Received from the Program in Medical Ethics (SLS, SB, PZ, MW, DCR, BL) and Division of General Internal Medicine (SLS, BL), University of California, San Francisco, Calif; and Department of Medicine (DCR), University of Washington, Seattle, Wash.
Do Patients Really Prefer It?
Article first published online: 12 NOV 2004
Journal of General Internal Medicine
Volume 19, Issue 11, pages 1069–1079, November 2004
How to Cite
Swenson, S. L., Buell, S., Zettler, P., White, M., Ruston, D. C. and Lo, B. (2004), Patient-centered Communication. Journal of General Internal Medicine, 19: 1069–1079. doi: 10.1111/j.1525-1497.2004.30384.x
Presented in part at the 25th annual meeting of the Society of General Internal Medicine in Atlanta, Ga, May 2, 2002.
- Issue published online: 12 NOV 2004
- Article first published online: 12 NOV 2004
- patient-centered care;
- physician-patient relations;
- comparative study;
- patient satisfaction
OBJECTIVE: To investigate patient preferences for a patient-centered or a biomedical communication style.
DESIGN: Randomized study.
SETTING: Urgent care and ambulatory medicine clinics in an academic medical center.
PARTICIPANTS: We recruited 250 English-speaking adult patients, excluding patients whose medical illnesses prevented evaluation of the study intervention.
INTERVENTION: Participants watched one of three videotaped scenarios of simulated patient-physician discussions of complementary and alternative medicine (CAM). Each participant watched two versions of the scenario (biomedical vs. patient-centered communication style) and completed written and oral questionnaires to assess outcome measurements.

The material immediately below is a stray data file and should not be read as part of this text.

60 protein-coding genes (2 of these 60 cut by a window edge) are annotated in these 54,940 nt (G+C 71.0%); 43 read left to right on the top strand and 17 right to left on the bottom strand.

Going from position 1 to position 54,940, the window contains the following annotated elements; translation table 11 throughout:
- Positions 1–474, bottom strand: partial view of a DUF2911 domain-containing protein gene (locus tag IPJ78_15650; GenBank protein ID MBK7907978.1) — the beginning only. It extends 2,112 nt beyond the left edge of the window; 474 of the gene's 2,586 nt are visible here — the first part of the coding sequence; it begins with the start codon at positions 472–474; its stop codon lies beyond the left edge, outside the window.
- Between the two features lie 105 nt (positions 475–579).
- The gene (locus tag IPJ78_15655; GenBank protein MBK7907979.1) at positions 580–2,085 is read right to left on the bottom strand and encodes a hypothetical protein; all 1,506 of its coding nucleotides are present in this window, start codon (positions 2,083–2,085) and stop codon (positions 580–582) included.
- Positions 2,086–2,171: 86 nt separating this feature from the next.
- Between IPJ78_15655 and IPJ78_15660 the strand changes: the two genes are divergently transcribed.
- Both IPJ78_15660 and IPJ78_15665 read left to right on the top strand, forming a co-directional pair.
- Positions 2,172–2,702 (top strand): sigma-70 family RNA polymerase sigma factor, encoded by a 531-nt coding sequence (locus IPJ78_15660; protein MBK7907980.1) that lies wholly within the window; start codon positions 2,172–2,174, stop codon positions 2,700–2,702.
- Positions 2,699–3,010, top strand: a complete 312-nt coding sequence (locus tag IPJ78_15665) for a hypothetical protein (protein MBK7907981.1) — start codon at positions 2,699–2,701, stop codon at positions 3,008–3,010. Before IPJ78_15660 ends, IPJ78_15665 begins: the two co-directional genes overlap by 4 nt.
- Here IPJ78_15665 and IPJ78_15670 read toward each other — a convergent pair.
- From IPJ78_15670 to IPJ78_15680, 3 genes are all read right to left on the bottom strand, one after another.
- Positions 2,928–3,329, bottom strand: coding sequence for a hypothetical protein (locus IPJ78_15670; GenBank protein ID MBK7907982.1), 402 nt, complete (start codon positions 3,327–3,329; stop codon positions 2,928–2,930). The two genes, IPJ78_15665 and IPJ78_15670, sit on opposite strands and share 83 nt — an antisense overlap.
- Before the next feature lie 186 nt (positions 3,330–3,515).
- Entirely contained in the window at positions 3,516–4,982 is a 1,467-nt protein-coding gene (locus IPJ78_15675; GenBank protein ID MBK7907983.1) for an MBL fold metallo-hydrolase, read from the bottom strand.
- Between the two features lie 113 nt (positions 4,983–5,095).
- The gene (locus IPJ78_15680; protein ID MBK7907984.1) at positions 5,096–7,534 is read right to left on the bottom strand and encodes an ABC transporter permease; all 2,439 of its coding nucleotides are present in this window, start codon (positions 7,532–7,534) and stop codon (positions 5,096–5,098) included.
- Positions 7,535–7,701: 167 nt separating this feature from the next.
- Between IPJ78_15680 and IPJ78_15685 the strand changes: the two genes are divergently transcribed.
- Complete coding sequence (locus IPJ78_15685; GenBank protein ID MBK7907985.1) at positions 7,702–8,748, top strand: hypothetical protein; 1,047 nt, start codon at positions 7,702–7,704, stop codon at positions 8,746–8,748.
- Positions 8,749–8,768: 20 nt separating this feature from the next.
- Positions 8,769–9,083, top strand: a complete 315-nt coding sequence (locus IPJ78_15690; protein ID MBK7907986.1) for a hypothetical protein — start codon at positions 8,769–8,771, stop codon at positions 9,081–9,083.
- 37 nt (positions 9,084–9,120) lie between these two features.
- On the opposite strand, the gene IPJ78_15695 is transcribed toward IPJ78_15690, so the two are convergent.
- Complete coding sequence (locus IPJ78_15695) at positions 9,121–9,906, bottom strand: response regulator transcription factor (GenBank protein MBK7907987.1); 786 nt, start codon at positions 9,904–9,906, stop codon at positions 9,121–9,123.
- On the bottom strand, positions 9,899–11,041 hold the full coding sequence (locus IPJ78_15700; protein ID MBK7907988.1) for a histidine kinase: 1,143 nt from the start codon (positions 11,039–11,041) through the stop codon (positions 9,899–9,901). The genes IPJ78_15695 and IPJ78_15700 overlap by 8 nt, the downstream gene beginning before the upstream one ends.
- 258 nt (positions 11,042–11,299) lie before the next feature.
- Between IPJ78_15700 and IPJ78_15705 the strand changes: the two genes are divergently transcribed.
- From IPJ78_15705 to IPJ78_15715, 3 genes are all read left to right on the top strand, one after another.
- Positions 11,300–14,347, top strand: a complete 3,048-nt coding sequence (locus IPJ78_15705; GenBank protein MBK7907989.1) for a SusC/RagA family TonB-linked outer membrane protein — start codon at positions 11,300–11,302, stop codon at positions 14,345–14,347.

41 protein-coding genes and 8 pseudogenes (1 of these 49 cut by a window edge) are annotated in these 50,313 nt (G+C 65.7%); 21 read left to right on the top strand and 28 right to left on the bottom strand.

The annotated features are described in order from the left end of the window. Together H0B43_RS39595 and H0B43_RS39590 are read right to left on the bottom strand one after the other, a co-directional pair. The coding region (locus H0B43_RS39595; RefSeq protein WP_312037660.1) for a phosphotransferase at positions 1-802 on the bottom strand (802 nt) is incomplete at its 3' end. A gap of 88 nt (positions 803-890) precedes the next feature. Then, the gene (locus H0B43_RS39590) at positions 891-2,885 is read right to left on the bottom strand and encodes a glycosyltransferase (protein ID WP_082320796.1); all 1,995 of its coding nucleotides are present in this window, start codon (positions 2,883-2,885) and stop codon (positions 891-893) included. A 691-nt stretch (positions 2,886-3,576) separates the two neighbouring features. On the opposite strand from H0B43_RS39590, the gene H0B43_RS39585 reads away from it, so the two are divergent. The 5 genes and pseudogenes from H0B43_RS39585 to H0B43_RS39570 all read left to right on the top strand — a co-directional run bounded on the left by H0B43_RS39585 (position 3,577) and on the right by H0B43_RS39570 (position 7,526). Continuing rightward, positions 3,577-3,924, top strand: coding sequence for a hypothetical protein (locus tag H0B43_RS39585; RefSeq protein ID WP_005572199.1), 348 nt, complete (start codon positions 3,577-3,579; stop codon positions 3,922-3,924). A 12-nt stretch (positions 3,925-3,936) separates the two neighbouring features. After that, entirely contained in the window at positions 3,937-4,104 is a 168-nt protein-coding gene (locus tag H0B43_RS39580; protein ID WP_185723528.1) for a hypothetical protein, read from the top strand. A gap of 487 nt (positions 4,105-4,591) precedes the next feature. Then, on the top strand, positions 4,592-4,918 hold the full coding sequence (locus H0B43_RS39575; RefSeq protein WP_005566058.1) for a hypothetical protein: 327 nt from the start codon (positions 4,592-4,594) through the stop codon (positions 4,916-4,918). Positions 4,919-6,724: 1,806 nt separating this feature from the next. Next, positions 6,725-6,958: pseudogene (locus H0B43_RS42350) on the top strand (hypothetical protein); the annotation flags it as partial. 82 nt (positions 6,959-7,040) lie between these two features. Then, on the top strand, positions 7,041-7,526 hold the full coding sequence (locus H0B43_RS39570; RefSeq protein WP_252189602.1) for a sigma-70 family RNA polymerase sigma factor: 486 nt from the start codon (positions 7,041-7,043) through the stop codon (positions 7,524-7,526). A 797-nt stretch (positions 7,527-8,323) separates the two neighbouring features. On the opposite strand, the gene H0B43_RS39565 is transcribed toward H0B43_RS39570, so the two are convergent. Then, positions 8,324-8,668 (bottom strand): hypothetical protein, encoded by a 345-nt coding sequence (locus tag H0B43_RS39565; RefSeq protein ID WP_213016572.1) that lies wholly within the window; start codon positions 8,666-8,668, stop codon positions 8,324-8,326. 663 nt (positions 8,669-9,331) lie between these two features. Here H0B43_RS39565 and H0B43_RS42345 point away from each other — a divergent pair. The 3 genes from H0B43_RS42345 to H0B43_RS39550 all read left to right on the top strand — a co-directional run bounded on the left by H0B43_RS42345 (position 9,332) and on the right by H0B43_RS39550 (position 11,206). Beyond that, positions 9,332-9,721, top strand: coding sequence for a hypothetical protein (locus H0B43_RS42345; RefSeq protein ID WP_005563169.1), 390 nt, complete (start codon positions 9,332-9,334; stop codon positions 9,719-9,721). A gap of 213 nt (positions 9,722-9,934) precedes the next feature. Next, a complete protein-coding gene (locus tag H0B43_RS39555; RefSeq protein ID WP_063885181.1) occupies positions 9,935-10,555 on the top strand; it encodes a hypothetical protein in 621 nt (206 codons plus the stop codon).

MEASUREMENTS AND MAIN RESULTS: Main outcome measures were 1) preferences for a patient-centered versus a biomedical communication style; and 2) predictors of communication style preference. Participants who preferred the patient-centered style (69%; 95% confidence interval [CI], 63 to 75) tended to be younger (82%[51/62] for age < 30; 68%[100/148] for ages 30–59; 55%[21/38] for age > 59; P < .03), more educated (76%[54/71] for postcollege education; 73%[94/128] for some college; 49%[23/47] for high school only; P= .003), use CAM (75%[140/188] vs. 55%[33/60] for nonusers; P= .006), and have a patient-centered physician (88%[74/84] vs. 30%[16/54] for those with a biomedical physician; P < .0001). On multivariate analysis, factors independently associated with preferring the patient-centered style included younger age, use of herbal CAM, having a patient-centered physician, and rating a “doctor's interest in you as a person” as “very important.”
CONCLUSIONS: Given that a significant proportion of patients prefer a biomedical communication style, practicing physicians and medical educators should strive for flexible approaches to physician-patient communication.